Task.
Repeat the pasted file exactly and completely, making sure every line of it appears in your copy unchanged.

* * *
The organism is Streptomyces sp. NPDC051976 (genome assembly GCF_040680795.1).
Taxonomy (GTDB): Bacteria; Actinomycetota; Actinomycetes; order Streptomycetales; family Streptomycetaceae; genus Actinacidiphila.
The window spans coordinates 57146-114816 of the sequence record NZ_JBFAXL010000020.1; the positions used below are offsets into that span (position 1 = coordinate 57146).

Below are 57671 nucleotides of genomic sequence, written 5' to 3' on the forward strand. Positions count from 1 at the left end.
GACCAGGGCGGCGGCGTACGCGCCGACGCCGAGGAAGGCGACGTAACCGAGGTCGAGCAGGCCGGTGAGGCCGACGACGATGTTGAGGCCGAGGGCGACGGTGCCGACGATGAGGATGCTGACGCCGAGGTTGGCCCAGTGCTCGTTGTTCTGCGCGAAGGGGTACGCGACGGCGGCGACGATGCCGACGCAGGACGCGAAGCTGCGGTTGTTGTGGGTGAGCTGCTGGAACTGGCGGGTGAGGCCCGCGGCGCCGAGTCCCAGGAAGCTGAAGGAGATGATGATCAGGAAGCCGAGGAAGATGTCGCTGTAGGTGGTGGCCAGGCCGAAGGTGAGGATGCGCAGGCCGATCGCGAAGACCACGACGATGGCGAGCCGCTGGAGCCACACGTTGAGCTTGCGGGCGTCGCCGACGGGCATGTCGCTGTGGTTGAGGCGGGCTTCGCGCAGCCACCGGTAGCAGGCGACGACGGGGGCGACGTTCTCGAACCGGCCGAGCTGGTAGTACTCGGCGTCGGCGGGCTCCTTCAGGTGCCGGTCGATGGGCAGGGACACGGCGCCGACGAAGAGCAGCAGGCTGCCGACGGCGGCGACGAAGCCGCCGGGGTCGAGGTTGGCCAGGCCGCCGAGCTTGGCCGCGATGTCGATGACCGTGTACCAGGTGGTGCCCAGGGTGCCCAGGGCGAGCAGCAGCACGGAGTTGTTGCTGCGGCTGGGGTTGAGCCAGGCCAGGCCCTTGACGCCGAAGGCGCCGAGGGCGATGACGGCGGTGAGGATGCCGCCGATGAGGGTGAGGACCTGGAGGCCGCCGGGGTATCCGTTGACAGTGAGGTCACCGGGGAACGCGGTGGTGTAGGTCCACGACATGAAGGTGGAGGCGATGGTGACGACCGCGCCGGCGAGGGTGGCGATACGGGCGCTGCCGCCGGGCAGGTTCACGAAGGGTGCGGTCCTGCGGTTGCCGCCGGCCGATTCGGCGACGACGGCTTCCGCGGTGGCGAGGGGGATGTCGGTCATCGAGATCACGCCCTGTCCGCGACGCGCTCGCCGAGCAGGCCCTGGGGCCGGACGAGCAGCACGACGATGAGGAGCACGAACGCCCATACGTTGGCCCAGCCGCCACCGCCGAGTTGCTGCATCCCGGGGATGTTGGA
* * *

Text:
The organism is Streptomyces sp. NPDC051976 (genome assembly GCF_040680795.1).
Taxonomy (GTDB): Bacteria; Actinomycetota; Actinomycetes; order Streptomycetales; family Streptomycetaceae; genus Actinacidiphila.
The window spans coordinates 57146-114816 of the sequence record NZ_JBFAXL010000020.1; the positions used below are offsets into that span (position 1 = coordinate 57146).

Below are 57671 nucleotides of genomic sequence, written 5' to 3' on the forward strand. Positions count from 1 at the left end.
GACCAGGGCGGCGGCGTACGCGCCGACGCCGAGGAAGGCGACGTAACCGAGGTCGAGCAGGCCGGTGAGGCCGACGACGATGTTGAGGCCGAGGGCGACGGTGCCGACGATGAGGATGCTGACGCCGAGGTTGGCCCAGTGCTCGTTGTTCTGCGCGAAGGGGTACGCGACGGCGGCGACGATGCCGACGCAGGACGCGAAGCTGCGGTTGTTGTGGGTGAGCTGCTGGAACTGGCGGGTGAGGCCCGCGGCGCCGAGTCCCAGGAAGCTGAAGGAGATGATGATCAGGAAGCCGAGGAAGATGTCGCTGTAGGTGGTGGCCAGGCCGAAGGTGAGGATGCGCAGGCCGATCGCGAAGACCACGACGATGGCGAGCCGCTGGAGCCACACGTTGAGCTTGCGGGCGTCGCCGACGGGCATGTCGCTGTGGTTGAGGCGGGCTTCGCGCAGCCACCGGTAGCAGGCGACGACGGGGGCGACGTTCTCGAACCGGCCGAGCTGGTAGTACTCGGCGTCGGCGGGCTCCTTCAGGTGCCGGTCGATGGGCAGGGACACGGCGCCGACGAAGAGCAGCAGGCTGCCGACGGCGGCGACGAAGCCGCCGGGGTCGAGGTTGGCCAGGCCGCCGAGCTTGGCCGCGATGTCGATGACCGTGTACCAGGTGGTGCCCAGGGTGCCCAGGGCGAGCAGCAGCACGGAGTTGTTGCTGCGGCTGGGGTTGAGCCAGGCCAGGCCCTTGACGCCGAAGGCGCCGAGGGCGATGACGGCGGTGAGGATGCCGCCGATGAGGGTGAGGACCTGGAGGCCGCCGGGGTATCCGTTGACAGTGAGGTCACCGGGGAACGCGGTGGTGTAGGTCCACGACATGAAGGTGGAGGCGATGGTGACGACCGCGCCGGCGAGGGTGGCGATACGGGCGCTGCCGCCGGGCAGGTTCACGAAGGGTGCGGTCCTGCGGTTGCCGCCGGCCGATTCGGCGACGACGGCTTCCGCGGTGGCGAGGGGGATGTCGGTCATCGAGATCACGCCCTGTCCGCGACGCGCTCGCCGAGCAGGCCCTGGGGCCGGACGAGCAGCACGACGATGAGGAGCACGAACGCCCATACGTTGGCCCAGCCGCCACCGCCGAGTTGCTGCATCCCGGGGATGTTGGA